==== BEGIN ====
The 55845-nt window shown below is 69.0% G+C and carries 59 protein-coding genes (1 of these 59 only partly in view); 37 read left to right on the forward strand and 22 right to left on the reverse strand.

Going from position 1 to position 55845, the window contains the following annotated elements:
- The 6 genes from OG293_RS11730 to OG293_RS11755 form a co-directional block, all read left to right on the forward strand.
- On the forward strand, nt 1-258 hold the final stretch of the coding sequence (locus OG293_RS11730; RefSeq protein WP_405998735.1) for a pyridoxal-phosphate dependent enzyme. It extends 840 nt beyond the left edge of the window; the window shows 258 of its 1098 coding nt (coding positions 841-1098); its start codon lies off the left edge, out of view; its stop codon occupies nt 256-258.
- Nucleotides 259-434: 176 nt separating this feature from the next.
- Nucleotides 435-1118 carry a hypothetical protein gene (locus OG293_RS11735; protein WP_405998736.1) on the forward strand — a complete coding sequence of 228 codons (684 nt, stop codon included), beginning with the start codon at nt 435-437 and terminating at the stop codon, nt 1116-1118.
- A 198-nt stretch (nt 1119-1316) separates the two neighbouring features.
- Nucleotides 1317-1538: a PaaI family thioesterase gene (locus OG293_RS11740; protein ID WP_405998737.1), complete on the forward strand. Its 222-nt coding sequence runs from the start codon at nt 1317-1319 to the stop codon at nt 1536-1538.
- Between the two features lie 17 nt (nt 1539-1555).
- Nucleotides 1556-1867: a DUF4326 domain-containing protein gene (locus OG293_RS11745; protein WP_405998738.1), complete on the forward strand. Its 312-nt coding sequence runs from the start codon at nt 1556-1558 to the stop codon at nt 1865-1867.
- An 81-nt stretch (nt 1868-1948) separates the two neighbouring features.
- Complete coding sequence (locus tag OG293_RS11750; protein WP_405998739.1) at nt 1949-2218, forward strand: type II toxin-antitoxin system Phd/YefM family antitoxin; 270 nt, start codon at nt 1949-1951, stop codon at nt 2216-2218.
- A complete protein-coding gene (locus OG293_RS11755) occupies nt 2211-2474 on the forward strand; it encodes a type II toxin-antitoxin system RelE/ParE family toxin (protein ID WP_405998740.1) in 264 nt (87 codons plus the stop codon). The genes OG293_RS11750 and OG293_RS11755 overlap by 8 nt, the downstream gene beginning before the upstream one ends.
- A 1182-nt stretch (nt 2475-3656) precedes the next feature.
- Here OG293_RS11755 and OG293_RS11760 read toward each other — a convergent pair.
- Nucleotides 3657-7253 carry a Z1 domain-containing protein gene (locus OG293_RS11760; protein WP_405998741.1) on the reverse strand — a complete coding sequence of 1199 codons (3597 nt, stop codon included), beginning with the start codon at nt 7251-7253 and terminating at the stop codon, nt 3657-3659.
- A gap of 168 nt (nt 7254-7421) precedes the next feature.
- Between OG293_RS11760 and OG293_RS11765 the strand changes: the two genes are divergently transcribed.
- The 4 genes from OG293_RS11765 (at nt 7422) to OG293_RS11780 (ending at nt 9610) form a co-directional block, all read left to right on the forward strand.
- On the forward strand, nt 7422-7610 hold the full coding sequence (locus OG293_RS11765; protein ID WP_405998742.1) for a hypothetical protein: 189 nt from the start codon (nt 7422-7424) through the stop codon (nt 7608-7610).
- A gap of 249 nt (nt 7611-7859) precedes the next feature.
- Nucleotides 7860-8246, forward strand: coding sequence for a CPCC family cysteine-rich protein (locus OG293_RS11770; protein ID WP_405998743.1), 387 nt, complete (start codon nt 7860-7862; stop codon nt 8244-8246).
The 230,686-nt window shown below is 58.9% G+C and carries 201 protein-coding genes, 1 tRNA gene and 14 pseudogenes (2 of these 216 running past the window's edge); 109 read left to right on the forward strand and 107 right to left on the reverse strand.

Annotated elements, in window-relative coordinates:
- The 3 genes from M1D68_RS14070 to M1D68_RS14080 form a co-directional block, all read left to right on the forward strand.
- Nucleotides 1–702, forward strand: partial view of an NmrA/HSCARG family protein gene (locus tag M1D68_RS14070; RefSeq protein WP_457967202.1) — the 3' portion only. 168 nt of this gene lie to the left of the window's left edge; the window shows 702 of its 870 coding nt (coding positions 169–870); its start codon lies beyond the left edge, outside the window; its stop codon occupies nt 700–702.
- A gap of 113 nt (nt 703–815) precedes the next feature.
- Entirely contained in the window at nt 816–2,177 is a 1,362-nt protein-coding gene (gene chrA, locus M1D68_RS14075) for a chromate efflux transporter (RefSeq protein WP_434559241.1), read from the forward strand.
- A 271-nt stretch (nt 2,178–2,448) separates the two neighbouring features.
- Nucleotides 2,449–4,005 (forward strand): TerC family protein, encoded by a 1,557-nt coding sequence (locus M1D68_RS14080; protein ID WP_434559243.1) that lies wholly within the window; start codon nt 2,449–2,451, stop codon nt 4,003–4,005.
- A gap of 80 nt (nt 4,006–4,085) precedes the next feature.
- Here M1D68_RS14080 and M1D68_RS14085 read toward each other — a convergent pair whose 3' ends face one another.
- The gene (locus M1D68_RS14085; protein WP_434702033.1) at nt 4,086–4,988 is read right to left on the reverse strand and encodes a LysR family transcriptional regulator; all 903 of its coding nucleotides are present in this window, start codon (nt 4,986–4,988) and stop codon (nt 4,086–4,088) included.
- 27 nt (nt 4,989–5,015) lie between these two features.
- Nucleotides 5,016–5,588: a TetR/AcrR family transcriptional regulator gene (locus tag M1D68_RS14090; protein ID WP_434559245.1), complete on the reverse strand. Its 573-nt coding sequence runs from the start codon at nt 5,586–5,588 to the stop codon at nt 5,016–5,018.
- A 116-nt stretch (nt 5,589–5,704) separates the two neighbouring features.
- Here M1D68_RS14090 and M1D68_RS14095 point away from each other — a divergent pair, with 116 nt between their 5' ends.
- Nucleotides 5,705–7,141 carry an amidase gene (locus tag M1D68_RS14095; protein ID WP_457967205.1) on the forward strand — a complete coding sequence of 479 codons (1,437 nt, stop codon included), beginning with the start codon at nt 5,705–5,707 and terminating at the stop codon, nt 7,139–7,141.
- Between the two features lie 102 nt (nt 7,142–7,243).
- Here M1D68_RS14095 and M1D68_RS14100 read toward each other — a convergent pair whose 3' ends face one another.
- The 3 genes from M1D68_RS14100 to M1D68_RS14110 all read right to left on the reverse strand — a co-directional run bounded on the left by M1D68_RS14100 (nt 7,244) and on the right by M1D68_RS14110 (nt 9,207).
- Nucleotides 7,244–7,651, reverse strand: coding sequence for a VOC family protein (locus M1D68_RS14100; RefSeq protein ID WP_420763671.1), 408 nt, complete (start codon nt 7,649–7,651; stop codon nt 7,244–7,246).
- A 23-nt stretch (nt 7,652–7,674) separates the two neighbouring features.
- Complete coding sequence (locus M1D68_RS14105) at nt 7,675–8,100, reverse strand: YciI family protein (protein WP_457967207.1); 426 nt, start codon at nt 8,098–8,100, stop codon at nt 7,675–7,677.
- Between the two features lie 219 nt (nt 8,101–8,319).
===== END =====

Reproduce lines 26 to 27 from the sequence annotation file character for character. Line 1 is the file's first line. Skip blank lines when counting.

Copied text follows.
- Nucleotides 1–702, forward strand: partial view of an NmrA/HSCARG family protein gene (locus tag M1D68_RS14070; RefSeq protein WP_457967202.1) — the 3' portion only. 168 nt of this gene lie to the left of the window's left edge; the window shows 702 of its 870 coding nt (coding positions 169–870); its start codon lies beyond the left edge, outside the window; its stop codon occupies nt 700–702.
- A gap of 113 nt (nt 703–815) precedes the next feature.